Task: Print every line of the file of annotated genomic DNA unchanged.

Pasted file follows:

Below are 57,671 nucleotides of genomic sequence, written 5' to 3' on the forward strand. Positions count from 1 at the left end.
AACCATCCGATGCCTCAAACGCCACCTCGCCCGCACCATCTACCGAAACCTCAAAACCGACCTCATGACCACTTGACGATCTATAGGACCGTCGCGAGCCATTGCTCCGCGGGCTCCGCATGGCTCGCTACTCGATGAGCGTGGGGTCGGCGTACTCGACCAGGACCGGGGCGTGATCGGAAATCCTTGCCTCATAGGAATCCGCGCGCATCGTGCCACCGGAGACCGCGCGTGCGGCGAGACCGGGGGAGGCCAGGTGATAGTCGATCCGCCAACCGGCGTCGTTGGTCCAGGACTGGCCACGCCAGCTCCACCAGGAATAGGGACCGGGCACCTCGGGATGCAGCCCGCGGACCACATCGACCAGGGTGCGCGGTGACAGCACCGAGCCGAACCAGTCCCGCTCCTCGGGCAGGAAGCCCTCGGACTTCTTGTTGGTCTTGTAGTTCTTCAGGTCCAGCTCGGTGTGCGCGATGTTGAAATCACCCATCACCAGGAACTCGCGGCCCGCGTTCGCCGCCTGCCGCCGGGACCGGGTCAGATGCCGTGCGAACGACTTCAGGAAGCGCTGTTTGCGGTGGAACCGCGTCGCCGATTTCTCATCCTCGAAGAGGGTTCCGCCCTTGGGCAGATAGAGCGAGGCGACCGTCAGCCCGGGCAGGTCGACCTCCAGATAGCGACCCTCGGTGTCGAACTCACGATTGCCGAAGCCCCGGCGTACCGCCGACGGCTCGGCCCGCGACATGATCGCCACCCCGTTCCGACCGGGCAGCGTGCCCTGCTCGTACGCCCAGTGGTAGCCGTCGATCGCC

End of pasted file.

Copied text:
Below are 57,671 nucleotides of genomic sequence, written 5' to 3' on the forward strand. Positions count from 1 at the left end.
AACCATCCGATGCCTCAAACGCCACCTCGCCCGCACCATCTACCGAAACCTCAAAACCGACCTCATGACCACTTGACGATCTATAGGACCGTCGCGAGCCATTGCTCCGCGGGCTCCGCATGGCTCGCTACTCGATGAGCGTGGGGTCGGCGTACTCGACCAGGACCGGGGCGTGATCGGAAATCCTTGCCTCATAGGAATCCGCGCGCATCGTGCCACCGGAGACCGCGCGTGCGGCGAGACCGGGGGAGGCCAGGTGATAGTCGATCCGCCAACCGGCGTCGTTGGTCCAGGACTGGCCACGCCAGCTCCACCAGGAATAGGGACCGGGCACCTCGGGATGCAGCCCGCGGACCACATCGACCAGGGTGCGCGGTGACAGCACCGAGCCGAACCAGTCCCGCTCCTCGGGCAGGAAGCCCTCGGACTTCTTGTTGGTCTTGTAGTTCTTCAGGTCCAGCTCGGTGTGCGCGATGTTGAAATCACCCATCACCAGGAACTCGCGGCCCGCGTTCGCCGCCTGCCGCCGGGACCGGGTCAGATGCCGTGCGAACGACTTCAGGAAGCGCTGTTTGCGGTGGAACCGCGTCGCCGATTTCTCATCCTCGAAGAGGGTTCCGCCCTTGGGCAGATAGAGCGAGGCGACCGTCAGCCCGGGCAGGTCGACCTCCAGATAGCGACCCTCGGTGTCGAACTCACGATTGCCGAAGCCCCGGCGTACCGCCGACGGCTCGGCCCGCGACATGATCGCCACCCCGTTCCGACCGGGCAGCGTGCCCTGCTCGTACGCCCAGTGGTAGCCGTCGATCGCC